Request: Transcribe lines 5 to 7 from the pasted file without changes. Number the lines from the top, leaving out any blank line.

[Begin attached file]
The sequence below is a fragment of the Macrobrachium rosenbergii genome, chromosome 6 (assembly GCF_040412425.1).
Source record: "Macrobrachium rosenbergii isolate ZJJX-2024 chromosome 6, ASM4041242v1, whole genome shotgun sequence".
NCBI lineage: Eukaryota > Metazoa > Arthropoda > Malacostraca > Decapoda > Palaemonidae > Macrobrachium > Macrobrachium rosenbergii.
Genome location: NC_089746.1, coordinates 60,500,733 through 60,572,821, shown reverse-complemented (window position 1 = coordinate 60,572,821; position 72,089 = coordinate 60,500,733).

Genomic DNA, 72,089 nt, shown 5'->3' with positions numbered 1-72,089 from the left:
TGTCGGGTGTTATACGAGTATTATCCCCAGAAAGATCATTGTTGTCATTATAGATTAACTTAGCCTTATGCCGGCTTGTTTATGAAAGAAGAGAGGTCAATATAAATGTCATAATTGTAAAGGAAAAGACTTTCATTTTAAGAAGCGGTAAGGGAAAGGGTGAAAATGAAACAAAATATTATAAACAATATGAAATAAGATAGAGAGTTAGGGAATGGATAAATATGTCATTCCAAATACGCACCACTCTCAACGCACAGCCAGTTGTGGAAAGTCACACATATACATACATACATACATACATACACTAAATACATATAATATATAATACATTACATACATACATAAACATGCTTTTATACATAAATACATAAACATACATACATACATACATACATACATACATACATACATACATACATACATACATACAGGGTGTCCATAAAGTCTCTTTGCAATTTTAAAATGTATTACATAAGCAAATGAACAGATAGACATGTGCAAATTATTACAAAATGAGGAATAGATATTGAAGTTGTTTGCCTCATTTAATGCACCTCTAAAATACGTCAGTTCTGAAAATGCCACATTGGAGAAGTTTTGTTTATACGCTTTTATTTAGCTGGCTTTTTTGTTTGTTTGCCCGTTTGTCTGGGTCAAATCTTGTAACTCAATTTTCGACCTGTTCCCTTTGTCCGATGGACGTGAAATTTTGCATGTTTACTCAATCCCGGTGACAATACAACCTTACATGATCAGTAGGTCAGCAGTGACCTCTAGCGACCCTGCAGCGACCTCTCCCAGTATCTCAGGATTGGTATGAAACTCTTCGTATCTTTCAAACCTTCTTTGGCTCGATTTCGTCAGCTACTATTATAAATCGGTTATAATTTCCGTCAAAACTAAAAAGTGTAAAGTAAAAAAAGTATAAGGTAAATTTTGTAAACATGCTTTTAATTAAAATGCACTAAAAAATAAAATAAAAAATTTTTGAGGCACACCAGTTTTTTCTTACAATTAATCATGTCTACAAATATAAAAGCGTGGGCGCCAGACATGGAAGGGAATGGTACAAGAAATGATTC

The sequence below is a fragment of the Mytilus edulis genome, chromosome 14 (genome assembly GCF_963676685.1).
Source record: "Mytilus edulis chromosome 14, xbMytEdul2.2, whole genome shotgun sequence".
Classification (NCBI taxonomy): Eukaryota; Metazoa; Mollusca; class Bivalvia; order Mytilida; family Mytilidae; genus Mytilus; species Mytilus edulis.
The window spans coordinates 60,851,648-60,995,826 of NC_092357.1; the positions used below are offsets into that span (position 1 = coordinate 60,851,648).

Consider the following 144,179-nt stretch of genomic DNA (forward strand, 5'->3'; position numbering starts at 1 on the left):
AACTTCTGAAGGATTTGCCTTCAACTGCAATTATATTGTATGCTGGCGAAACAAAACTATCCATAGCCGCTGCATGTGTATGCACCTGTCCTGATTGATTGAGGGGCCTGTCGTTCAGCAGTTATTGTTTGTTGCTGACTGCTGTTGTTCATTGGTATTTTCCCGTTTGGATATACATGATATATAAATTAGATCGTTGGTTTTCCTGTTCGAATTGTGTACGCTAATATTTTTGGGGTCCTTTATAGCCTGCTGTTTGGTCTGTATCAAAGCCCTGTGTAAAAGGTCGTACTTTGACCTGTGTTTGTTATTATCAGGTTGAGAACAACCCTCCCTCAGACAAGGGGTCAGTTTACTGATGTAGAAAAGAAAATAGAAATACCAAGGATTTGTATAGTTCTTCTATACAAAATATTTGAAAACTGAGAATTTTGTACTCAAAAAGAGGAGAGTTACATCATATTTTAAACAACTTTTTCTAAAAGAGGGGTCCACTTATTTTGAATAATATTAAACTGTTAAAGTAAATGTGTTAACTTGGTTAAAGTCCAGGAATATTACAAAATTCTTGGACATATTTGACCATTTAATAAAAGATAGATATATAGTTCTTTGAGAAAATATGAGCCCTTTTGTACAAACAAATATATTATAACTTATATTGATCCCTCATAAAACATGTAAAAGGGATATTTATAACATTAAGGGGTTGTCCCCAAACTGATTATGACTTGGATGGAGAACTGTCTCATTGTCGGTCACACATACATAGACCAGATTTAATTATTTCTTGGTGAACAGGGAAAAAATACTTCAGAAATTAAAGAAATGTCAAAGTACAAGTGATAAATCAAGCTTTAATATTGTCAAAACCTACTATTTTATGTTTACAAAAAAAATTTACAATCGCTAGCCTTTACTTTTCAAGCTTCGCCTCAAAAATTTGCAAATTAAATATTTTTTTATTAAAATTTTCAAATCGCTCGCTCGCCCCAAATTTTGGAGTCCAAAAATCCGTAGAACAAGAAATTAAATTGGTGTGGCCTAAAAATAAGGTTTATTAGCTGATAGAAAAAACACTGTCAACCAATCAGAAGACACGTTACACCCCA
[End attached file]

Genomic DNA, 72,089 nt, shown 5'->3' with positions numbered 1-72,089 from the left:
TGTCGGGTGTTATACGAGTATTATCCCCAGAAAGATCATTGTTGTCATTATAGATTAACTTAGCCTTATGCCGGCTTGTTTATGAAAGAAGAGAGGTCAATATAAATGTCATAATTGTAAAGGAAAAGACTTTCATTTTAAGAAGCGGTAAGGGAAAGGGTGAAAATGAAACAAAATATTATAAACAATATGAAATAAGATAGAGAGTTAGGGAATGGATAAATATGTCATTCCAAATACGCACCACTCTCAACGCACAGCCAGTTGTGGAAAGTCACACATATACATACATACATACATACATACACTAAATACATATAATATATAATACATTACATACATACATAAACATGCTTTTATACATAAATACATAAACATACATACATACATACATACATACATACATACATACATACATACATACATACATACAGGGTGTCCATAAAGTCTCTTTGCAATTTTAAAATGTATTACATAAGCAAATGAACAGATAGACATGTGCAAATTATTACAAAATGAGGAATAGATATTGAAGTTGTTTGCCTCATTTAATGCACCTCTAAAATACGTCAGTTCTGAAAATGCCACATTGGAGAAGTTTTGTTTATACGCTTTTATTTAGCTGGCTTTTTTGTTTGTTTGCCCGTTTGTCTGGGTCAAATCTTGTAACTCAATTTTCGACCTGTTCCCTTTGTCCGATGGACGTGAAATTTTGCATGTTTACTCAATCCCGGTGACAATACAACCTTACATGATCAGTAGGTCAGCAGTGACCTCTAGCGACCCTGCAGCGACCTCTCCCAGTATCTCAGGATTGGTATGAAACTCTTCGTATCTTTCAAACCTTCTTTGGCTCGATTTCGTCAGCTACTATTATAAATCGGTTATAATTTCCGTCAAAACTAAAAAGTGTAAAGTAAAAAAAGTATAAGGTAAATTTTGTAAACATGCTTTTAATTAAAATGCACTAAAAAATAAAATAAAAAATTTTTGAGGCACACCAGTTTTTTCTTACAATTAATCATGTCTACAAATATAAAAGCGTGGGCGCCAGACATGGAAGGGAATGGTACAAGAAATGATTC

The sequence below is a fragment of the Mytilus edulis genome, chromosome 14 (genome assembly GCF_963676685.1).